Remember learning about history in K-12? I don’t remember much but when it comes to the first Thanksgiving a few images do come to mind. The following paragraph is pieced together relying solely on my recollections.
The Pilgrims and the Native Americans came together for a feast. The Pilgrims wore funny brown hats topped with a column adorned with a belt buckle. There was maize. There was jellied cranberry sauce featuring distinctive rings from an aluminum can. There was even pumpkin pie. There was a horn of plenty that provided a veritable cornucopia of magical fresh fruits and vegetables. And, of course, last but not least, there was turkey aplenty that looked a lot like simple outline drawings of my hand.
Have you ever experienced that moment when you realized history class left a lot of things out? It was decidedly not the place to go if you wanted the big picture. Or an unvarnished viewpoint free of bias that didn’t accentuate a certain narrative. No doubt there were time constraints or contractual obligations?
My exhaustive (you’ll get this pun after the jump) research turned up something else that was given to the Pilgrims. It wasn’t on the dinner table, perhaps, but I’m sure it was still something to be very thankful for.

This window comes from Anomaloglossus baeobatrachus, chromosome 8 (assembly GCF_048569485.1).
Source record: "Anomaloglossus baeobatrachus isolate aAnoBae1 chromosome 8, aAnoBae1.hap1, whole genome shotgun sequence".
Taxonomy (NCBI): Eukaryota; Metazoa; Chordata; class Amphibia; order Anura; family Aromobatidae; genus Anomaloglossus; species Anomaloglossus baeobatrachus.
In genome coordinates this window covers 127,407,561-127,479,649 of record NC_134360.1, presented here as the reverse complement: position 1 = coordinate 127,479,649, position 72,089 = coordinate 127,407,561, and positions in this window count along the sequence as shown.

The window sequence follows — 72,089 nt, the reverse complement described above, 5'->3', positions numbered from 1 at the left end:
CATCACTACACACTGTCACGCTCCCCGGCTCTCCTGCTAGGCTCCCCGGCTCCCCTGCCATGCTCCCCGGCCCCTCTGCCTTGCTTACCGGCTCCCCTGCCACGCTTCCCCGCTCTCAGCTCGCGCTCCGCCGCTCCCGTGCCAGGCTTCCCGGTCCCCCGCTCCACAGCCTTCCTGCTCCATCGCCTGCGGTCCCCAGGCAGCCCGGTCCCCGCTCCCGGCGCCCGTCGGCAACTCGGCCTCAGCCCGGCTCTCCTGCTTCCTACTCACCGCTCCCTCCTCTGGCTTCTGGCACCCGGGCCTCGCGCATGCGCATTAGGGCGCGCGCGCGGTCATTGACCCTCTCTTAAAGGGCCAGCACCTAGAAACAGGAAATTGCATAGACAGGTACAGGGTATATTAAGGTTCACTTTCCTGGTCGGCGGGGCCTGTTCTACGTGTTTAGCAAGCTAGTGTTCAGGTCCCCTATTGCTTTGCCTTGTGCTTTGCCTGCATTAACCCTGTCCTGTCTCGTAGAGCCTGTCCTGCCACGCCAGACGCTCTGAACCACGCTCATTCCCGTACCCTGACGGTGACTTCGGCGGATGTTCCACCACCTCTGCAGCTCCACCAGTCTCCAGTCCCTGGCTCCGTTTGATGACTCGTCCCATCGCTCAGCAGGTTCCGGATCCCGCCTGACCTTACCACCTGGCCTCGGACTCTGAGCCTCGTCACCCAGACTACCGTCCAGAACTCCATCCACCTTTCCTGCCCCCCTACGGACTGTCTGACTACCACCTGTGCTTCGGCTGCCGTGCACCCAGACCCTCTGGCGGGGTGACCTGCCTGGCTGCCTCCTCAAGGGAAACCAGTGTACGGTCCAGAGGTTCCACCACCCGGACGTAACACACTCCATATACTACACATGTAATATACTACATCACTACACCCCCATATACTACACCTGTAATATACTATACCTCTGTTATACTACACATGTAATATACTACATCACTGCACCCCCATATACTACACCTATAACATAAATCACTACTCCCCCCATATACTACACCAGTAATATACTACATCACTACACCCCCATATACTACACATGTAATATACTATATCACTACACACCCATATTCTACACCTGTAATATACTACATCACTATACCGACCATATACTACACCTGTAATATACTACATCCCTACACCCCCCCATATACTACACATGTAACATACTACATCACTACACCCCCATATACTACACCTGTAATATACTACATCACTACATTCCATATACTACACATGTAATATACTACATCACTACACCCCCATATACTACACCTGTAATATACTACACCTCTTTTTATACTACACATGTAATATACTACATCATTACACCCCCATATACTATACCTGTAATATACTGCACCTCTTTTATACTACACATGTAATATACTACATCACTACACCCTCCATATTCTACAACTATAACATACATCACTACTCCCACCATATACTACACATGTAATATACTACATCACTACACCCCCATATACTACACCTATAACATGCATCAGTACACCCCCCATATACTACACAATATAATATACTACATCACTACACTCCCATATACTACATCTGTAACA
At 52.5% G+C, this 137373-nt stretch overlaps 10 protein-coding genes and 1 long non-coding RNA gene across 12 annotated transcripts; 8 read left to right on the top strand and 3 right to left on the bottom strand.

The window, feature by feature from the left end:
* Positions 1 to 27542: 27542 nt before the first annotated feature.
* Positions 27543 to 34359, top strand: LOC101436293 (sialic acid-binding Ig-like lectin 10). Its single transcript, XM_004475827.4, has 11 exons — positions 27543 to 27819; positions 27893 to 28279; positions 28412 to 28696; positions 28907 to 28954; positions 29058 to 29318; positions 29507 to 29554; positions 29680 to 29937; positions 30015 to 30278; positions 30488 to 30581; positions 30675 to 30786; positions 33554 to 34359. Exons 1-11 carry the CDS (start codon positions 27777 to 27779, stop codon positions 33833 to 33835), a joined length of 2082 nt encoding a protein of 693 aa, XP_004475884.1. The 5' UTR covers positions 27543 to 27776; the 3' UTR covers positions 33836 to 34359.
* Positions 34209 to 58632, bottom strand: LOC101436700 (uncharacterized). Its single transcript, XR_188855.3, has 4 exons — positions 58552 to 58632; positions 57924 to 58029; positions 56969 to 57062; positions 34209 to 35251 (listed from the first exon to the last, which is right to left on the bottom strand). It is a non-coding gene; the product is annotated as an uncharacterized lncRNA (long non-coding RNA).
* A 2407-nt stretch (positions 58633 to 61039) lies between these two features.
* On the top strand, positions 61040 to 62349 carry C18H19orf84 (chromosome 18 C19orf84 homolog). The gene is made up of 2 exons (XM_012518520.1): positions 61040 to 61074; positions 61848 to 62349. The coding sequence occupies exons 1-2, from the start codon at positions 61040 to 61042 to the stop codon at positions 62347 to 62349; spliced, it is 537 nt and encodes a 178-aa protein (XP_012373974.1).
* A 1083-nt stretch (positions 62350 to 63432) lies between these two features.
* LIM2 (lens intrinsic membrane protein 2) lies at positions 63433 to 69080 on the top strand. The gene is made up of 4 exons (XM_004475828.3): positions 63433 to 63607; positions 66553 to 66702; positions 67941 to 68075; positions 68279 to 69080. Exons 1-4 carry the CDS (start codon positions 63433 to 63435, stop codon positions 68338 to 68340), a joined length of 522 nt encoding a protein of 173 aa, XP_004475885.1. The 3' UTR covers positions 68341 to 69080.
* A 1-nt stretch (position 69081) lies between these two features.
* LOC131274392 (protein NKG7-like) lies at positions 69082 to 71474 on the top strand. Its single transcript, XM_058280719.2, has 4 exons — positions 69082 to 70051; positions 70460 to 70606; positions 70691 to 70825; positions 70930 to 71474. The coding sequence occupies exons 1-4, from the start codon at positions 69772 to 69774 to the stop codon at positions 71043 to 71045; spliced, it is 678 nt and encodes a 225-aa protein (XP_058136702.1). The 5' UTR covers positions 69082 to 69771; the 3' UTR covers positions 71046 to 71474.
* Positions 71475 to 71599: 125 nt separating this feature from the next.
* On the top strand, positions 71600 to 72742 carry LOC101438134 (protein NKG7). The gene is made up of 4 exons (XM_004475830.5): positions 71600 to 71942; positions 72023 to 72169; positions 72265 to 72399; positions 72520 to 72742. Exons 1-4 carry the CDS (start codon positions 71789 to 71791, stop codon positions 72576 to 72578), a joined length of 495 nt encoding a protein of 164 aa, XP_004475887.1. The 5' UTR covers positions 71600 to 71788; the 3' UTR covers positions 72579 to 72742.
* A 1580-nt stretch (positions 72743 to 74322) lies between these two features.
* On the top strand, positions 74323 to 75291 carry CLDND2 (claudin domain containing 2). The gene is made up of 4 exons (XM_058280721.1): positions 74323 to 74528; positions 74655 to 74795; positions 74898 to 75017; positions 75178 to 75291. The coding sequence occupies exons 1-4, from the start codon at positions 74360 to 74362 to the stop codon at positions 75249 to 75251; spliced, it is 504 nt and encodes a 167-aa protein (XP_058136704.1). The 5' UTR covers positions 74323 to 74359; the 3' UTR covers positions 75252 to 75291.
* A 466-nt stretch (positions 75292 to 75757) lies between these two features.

Your clues so far: Smoke, bellows and exhaustive. Ready to take a stab at it?
I’m talking about, of course, the tobacco smoke enema. Happy Thanksgiving!
A wise man once said, “Know your enema,” and I think these Native American people knew what they were doing. They probably even had an answer to one of the great mysteries of life: What does the fox say? (They wisely kept that information to themselves.)
What is a tobacco smoke enema? Damn you for asking. It’s pretty much like it sounds like. According to Wikipedia, “tobacco was recognized as a medicine as soon as it was imported from the New World.” Yes, medicine. It was used to treat things like the cold and drowsiness.
But the Native Americans had a different use up their sleeves. “[A]pplying [tobacco smoke] by enema was a technique appropriated from the North American Indians.” Sometimes when you appropriate what you want you get more than you bargained for.
The special “technique” was intended to treat gut pain and resuscitate victims of near drowning. (No information is available on what they did with drowning victims far away.)
In the end, however, the practice fell out of favor. Or is that flavor? Either way, all good things must come to an end. (“End” twofer FTW!)
During the early 19th century the practice fell into decline, when it was discovered that the principal active agent in tobacco smoke, nicotine, is poisonous.
Don’t you hate it when good times get kicked to the curb just because of a little poison? Dammit.
As we all know, tobacco use quickly disappeared from our culture and it’s now little more than a historical footnote although it is still available in some parts of Virginia as a “boost” in Jamba Juice smoothies.
I tip my Pilgrim hat and give thanks to those who passed along this little nugget of wisdom.
Now you know the rest of the story. I hope you found this enlightening. I just wanted to make sure this was documented for posterior. I hope I didn’t make an ass of myself.
My recommendation for a Thanksgiving Hymn/Pairing Selection From the Chef: My Sycophant Others by NO/FX